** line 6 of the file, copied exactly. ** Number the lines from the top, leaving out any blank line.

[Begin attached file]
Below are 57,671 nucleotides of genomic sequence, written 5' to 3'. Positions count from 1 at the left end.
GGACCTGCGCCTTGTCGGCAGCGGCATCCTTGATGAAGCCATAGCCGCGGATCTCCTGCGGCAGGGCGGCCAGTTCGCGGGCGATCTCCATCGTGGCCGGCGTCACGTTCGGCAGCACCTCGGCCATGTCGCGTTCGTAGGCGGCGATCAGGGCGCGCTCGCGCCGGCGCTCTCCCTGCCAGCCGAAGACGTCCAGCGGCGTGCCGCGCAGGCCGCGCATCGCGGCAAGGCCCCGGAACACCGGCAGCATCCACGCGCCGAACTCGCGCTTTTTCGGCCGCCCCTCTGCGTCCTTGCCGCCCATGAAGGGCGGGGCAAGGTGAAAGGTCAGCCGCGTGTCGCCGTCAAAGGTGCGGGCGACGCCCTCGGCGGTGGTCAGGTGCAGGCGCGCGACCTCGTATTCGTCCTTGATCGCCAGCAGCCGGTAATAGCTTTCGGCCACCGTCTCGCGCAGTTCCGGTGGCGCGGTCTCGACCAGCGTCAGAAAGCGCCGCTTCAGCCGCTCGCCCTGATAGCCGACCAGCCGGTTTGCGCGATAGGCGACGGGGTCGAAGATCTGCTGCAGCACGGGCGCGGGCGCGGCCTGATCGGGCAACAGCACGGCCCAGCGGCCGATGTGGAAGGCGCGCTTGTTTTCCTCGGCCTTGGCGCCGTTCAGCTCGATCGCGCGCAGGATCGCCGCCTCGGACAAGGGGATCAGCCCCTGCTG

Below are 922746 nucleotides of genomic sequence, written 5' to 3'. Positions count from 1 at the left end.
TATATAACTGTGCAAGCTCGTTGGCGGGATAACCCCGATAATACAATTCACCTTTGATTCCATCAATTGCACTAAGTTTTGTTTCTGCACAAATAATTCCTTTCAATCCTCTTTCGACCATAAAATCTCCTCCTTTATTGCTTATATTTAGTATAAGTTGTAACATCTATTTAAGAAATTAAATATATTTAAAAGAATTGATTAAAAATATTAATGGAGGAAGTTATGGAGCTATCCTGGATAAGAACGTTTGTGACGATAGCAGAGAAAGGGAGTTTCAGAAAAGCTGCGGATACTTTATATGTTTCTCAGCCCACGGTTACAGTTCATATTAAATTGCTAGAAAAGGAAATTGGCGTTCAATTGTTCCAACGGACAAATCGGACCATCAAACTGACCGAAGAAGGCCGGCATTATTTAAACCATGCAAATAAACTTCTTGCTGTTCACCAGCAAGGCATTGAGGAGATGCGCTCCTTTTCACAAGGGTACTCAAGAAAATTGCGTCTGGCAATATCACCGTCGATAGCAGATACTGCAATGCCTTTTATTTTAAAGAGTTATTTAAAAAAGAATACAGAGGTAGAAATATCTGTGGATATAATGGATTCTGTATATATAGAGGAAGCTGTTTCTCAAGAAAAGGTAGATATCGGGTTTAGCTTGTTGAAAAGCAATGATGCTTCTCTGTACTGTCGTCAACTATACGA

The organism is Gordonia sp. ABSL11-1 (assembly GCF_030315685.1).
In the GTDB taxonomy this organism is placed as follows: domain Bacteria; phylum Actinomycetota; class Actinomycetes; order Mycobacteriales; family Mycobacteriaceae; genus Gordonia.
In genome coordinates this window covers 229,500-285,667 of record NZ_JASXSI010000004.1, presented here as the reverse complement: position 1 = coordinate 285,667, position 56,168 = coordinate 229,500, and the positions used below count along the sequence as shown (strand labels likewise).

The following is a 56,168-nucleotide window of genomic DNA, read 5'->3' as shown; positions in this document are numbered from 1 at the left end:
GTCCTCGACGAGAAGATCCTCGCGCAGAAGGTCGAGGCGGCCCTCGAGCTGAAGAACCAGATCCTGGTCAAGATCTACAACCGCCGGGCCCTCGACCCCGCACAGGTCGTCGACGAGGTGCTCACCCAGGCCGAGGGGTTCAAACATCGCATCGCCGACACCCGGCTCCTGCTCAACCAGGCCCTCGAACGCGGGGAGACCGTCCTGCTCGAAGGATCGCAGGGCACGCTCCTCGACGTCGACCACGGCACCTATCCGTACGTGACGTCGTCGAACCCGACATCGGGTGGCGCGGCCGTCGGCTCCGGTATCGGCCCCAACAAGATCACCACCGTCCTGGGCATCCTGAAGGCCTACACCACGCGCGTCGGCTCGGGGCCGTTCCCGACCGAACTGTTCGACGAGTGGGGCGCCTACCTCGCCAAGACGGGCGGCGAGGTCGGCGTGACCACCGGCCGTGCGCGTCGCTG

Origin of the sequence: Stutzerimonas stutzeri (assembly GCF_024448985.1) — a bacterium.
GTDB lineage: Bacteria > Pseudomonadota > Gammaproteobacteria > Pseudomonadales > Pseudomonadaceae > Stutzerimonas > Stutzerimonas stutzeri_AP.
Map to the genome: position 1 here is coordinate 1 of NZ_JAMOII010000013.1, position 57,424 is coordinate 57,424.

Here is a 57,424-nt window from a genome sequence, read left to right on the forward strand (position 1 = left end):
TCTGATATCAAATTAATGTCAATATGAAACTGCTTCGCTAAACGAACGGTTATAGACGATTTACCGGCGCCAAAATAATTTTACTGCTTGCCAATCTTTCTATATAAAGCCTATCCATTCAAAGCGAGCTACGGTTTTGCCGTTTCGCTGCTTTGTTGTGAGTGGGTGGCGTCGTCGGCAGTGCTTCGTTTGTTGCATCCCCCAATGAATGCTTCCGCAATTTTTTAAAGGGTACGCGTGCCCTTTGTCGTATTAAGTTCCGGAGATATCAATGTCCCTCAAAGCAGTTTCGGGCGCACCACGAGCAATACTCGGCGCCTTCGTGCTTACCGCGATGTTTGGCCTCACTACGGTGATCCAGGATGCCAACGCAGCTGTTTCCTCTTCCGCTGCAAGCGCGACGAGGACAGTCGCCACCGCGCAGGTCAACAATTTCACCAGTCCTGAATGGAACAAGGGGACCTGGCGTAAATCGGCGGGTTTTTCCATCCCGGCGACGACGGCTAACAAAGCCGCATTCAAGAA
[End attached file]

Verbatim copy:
In the GTDB taxonomy this organism is placed as follows: domain Bacteria; phylum Actinomycetota; class Actinomycetes; order Mycobacteriales; family Mycobacteriaceae; genus Gordonia.